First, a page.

When a $330 Marc Jocobs clutch was stolen the afternoon of July 21 from kiki in Baton Rouge’s Perkins Rowe (a store owned by Lafayette retailer Kiki Frayard), 25-year-old manager Cammy Lowe didn’t wait around for local officials to solve the crime. She’d visited with the two shoppers when they came into the upscale boutique, both of whom were well-dressed and friendly, and could even recall the new Lexus they drove up in parked right outside of the store. Lowe noticed the bag was missing when the pair walked out of the store and immediately checked the surveillance tape. “We had the whole thing on tape. We even captured the car, which had an LSU plate on the front,” she says. The duo had been hanging around the fragrance bar, the tape revealing that the older woman appeared to be shielding the younger woman from Lowe’s view. The tape clearly shows the younger woman slipping the clutch into her own purse.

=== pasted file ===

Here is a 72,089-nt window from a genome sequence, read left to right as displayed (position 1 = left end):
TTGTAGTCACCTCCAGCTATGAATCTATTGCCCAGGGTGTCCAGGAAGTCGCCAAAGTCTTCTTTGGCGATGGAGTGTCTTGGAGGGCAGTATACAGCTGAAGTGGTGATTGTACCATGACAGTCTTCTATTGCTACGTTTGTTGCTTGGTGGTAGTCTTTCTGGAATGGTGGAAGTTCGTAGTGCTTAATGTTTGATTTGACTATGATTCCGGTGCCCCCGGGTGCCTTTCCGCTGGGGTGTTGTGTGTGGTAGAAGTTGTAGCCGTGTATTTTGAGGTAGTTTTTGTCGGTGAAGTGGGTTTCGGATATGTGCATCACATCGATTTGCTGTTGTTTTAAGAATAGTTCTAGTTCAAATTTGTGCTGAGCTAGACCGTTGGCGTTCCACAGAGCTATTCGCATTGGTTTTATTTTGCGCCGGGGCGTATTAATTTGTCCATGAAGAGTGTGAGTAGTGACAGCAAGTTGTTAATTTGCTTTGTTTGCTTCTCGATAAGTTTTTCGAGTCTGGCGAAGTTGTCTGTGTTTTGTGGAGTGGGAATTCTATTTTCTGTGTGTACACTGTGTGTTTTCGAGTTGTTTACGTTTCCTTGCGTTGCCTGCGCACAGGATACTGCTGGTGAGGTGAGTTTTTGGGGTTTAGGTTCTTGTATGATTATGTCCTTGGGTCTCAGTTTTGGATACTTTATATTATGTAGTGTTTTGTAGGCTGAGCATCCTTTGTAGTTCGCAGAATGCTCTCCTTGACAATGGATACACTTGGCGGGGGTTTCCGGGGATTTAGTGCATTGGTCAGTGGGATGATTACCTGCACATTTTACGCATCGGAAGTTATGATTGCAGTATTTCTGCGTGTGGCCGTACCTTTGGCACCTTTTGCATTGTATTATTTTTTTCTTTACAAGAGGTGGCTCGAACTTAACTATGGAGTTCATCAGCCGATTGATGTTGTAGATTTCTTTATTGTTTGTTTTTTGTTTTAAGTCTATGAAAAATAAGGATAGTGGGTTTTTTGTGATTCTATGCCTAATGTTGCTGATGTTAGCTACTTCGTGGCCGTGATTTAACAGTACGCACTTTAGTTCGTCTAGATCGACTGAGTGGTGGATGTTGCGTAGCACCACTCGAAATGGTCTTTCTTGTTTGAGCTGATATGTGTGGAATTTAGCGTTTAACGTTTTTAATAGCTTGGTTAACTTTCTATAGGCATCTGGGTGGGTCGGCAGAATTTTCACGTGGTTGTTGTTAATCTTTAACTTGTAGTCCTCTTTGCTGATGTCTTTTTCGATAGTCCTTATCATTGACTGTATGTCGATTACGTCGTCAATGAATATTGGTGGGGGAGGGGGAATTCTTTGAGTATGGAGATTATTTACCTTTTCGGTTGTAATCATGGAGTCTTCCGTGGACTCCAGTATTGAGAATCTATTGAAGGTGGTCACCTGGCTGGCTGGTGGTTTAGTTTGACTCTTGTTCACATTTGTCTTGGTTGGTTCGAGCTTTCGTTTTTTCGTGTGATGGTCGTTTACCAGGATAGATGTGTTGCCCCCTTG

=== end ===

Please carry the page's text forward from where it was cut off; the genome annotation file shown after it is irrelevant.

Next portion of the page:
Lowe called the shopping center’s security, which reviewed the tape, and then she walked around to other stores, describing the women and asking if anyone had seen them. Store employees and managers recognized the women from the descriptions she gave, saying they were regular shoppers. Upset that the shoplifting had occurred under her watch — Lowe says she turned around for only a few seconds while they were in the store — the manager decided the next day to take action to help police investigators. Figuring the alleged shoplifter (who had been accompanied by an older woman) was about her age, Lowe decided to post the surveillance video, still shots captured from it and a pic of the Marc Jacobs bag on the social networking site Facebook. Even if the young woman was not a Facebook user, Lowe was hoping people would recognize her.
The retailer’s instincts were right on.